If you’re fortunate enough to work for a company that offers to match contributions that you put into the retirement plan that they sponsor, like a 401(k) or 403(b), it’s kind of a no-brainer to put at least that much money into the account in order to access the free money available – doing less is basically like turning down a raise.
Once you’re doing that though (or if you don’t have a match or even a 401(k) available), there are reasons that you may want to save additional funds outside the 401(k). The most common reason is investment selection (although a lot of financial advisors may try to tell you that you’ll pay lower fees with them, which is not always true – generally speaking, if you work for a large company with many retirement plan participants, chances are the fees you’re paying are the lowest out there), but there are other reasons too. Here are the most common options out there.
IRA: If you’re self-employed, there are actually a lot of different tax-advantaged retirement accounts you can set up and contribute to. If you work for a company that doesn’t offer a retirement plan, you can at least contribute up to $6,000 (or $7,000 if you’re over 50) to an IRA. If you’re not covered by an employer’s retirement plan, you can deduct the contributions to a traditional IRA no matter what your income is – there are income limitations on being able to deduct contributions when you already have a 401(k) or 403(b) available.
A popular choice these days is the Roth IRA, partially because of the tax benefits, but also because there is more flexibility when it comes to accessing Roth IRA money early versus traditional or even Roth 401(k)s. For example, you can always withdraw your Roth IRA contributions without taxes or penalty and you can even withdraw up to $10k in growth for a first-time home purchase if you need. You don’t have that option with a 401(k), at least not without tax consequences.
HSA: If you have access to a high-deductible health insurance plan, you can contribute up to $3,600 per person or $7,200 per family (plus an extra $1,000 if you’re age 55 or older) to an HSA (health savings account) this year. The contributions are tax-deductible and the money can be used tax-free for qualified health care expenses. If you use the money for non-medical expenses, it’s subject to taxes plus a 20% penalty but the penalty goes away once you reach age 65, turning it into a tax-deferred retirement account that’s still tax-free for health care expenses (including most Medicare and qualified long term care insurance premiums). You might even want to try to avoid using the HSA even for medical expenses and invest it to grow for retirement.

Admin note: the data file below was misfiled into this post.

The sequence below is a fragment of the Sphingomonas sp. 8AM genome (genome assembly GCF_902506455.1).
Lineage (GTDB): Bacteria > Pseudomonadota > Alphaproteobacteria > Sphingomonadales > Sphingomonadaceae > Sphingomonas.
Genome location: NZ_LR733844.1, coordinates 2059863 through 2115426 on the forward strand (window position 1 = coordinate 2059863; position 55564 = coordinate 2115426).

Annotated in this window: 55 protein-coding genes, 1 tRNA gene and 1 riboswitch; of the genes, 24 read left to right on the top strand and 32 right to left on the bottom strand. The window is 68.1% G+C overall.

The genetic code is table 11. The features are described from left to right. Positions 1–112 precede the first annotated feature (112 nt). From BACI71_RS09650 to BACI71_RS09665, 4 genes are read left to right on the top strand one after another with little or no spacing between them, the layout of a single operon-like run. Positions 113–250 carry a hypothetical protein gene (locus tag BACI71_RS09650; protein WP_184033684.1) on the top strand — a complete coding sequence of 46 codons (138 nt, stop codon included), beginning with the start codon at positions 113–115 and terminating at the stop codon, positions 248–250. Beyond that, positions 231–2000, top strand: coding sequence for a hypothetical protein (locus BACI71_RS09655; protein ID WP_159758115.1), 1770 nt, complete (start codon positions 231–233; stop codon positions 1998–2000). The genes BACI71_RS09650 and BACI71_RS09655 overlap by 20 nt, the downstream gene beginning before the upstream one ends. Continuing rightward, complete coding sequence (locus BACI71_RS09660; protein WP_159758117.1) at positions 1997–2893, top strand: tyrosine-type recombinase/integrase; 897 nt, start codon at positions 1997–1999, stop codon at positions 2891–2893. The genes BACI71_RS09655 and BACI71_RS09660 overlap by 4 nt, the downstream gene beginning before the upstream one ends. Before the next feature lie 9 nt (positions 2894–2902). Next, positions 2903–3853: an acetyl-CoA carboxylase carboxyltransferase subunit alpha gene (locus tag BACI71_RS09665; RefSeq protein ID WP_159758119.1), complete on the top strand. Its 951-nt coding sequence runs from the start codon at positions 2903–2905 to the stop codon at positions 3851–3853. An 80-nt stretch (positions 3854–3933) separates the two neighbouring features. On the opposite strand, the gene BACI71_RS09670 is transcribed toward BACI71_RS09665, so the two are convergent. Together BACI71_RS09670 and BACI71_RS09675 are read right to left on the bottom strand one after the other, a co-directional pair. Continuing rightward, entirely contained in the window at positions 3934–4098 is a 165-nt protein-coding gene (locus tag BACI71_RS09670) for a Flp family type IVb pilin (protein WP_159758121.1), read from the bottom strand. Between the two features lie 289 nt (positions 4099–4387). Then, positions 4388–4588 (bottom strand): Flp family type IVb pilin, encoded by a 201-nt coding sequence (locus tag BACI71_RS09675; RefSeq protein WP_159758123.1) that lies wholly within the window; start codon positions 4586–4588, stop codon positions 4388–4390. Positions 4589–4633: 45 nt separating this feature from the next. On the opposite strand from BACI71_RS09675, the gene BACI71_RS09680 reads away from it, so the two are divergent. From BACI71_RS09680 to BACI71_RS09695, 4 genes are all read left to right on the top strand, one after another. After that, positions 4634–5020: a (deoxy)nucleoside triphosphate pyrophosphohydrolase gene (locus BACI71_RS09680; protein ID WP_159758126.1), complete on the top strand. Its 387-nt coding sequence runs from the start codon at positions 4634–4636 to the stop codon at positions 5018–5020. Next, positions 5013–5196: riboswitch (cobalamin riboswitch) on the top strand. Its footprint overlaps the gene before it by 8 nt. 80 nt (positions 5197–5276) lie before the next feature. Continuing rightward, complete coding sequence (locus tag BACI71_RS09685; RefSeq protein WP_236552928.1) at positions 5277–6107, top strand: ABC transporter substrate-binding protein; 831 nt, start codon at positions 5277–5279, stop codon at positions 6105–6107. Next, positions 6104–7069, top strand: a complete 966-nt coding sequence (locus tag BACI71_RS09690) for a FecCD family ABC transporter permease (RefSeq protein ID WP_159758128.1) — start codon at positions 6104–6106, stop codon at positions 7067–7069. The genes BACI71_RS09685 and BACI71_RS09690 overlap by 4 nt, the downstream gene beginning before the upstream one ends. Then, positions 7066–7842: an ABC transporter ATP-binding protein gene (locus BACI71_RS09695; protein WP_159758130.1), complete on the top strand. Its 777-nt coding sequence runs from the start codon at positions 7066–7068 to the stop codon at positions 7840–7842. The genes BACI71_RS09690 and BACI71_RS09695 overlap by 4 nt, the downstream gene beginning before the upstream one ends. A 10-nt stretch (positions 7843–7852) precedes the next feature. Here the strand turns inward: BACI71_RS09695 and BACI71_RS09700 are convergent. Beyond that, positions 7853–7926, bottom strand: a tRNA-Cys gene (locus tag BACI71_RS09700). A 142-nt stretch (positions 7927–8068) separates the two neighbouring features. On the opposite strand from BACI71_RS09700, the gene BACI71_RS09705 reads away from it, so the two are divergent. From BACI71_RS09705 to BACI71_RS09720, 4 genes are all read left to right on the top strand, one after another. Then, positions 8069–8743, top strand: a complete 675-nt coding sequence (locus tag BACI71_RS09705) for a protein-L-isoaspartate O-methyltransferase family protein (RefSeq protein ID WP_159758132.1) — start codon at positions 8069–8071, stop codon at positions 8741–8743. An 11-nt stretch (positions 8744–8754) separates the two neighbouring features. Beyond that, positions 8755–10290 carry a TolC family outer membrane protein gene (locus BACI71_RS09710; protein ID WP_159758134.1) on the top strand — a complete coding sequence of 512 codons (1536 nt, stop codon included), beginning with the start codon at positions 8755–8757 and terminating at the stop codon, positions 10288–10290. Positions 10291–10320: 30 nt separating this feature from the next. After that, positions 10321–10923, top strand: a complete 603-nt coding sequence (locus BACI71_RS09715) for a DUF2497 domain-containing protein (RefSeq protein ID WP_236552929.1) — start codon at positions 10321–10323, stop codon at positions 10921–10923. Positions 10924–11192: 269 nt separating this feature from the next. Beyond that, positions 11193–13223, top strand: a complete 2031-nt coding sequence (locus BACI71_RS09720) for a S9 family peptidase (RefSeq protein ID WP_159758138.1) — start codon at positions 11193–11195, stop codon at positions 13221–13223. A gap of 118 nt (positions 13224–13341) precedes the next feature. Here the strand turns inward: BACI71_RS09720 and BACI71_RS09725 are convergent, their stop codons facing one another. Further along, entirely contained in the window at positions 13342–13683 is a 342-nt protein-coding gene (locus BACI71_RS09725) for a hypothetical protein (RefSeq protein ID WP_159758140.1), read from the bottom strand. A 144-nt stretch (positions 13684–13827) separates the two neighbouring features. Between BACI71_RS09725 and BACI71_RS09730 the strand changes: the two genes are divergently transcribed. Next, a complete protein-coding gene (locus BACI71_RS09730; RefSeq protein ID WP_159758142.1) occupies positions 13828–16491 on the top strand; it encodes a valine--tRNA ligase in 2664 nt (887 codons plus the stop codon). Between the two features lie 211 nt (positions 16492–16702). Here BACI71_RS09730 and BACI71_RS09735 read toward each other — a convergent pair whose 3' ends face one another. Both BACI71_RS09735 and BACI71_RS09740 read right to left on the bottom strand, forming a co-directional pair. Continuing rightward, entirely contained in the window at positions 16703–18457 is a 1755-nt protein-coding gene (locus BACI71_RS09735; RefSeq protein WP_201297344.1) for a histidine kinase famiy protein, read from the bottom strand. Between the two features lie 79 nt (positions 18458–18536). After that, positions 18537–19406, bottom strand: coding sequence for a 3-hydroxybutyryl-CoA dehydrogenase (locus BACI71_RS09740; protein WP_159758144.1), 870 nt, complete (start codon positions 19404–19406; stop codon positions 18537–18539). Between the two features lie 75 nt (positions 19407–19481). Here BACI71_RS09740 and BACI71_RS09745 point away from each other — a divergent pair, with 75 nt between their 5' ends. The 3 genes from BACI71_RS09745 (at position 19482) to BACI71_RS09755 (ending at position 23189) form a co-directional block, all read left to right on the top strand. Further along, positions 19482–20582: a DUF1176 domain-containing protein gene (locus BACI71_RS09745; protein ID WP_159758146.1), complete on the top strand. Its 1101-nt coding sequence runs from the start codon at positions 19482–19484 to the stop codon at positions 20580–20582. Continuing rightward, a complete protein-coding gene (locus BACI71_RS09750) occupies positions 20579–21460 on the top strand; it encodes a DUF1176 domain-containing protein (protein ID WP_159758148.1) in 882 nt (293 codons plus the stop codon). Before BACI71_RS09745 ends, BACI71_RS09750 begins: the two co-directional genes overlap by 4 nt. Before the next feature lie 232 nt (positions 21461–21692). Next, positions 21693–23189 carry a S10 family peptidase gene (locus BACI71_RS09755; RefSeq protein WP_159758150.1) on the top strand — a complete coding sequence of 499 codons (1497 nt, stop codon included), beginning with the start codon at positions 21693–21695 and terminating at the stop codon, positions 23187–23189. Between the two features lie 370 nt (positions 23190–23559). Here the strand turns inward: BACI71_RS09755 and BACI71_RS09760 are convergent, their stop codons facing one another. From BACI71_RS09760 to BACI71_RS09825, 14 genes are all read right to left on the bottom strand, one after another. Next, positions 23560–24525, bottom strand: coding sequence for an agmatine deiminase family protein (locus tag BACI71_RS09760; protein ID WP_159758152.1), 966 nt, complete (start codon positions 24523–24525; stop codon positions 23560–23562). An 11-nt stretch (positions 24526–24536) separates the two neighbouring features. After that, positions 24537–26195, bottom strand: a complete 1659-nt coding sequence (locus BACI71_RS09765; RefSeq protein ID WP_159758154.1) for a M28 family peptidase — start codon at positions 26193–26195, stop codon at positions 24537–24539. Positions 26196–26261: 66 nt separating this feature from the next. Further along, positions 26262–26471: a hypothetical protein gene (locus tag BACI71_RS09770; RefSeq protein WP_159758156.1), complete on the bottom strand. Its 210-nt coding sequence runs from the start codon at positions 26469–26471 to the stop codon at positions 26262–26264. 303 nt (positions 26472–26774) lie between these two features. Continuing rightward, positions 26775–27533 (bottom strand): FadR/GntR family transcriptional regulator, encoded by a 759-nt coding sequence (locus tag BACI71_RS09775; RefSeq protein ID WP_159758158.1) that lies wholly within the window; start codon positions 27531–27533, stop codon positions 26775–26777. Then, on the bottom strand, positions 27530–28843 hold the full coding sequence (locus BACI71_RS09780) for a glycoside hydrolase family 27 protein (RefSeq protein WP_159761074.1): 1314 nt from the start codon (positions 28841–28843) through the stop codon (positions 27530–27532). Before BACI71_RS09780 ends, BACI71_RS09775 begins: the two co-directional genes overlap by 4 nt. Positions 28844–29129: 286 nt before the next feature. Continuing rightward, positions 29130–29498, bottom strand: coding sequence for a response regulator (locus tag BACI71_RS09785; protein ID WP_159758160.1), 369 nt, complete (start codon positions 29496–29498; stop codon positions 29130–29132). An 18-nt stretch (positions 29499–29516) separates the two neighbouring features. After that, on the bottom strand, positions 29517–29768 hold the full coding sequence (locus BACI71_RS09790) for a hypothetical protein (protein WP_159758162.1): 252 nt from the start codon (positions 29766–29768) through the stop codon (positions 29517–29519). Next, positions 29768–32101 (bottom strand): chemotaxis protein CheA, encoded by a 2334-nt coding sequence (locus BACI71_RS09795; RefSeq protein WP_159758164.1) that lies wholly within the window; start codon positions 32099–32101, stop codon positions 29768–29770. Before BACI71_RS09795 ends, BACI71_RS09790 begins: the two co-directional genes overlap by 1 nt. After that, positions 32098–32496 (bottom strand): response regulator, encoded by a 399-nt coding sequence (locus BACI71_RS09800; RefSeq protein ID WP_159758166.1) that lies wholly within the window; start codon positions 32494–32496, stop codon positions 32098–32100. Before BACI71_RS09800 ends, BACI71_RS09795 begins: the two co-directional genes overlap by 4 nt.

US Government Savings Bonds: Each person can purchase up to $10k per year in Series EE US Government Savings Bonds and up to $10k (plus another $5k from tax refunds) in Series I Savings Bonds. These bonds can be good conservative options for retirement savings since they are guaranteed by the federal government, do not fluctuate in value, and are tax-deferred. However, you can’t cash them in the first 12 months and you lose the last 3 months of interest if you cash them in the first 5 years. Interest rates may remain low, but the I Bonds are based on inflation, which is slowly creeping up.
Regular account: If you’ve maxed out your other options, you can always invest for retirement in a regular taxable account. You can minimize taxes by investing in tax-free municipal bonds if you’re in a high tax bracket and keeping capital gains taxes low by holding individual securities for at least a year or choosing low turnover funds like index funds and ETFs. You can also use losses to offset other taxes, including up to $3k per year from regular income taxes (with the excess carried forward indefinitely). Just be aware that if you repurchase an identical investment within 30 days, you won’t be able to take the loss off your taxes.
Regardless of how you choose to save for retirement, the most important thing is that you save enough. That means running a retirement calculator to see how much you need to save and then increasing contributions through payroll or direct deposit. If you can’t save enough now, try gradually increasing your savings rate each year. Like it or not, your ability to retire depends on you.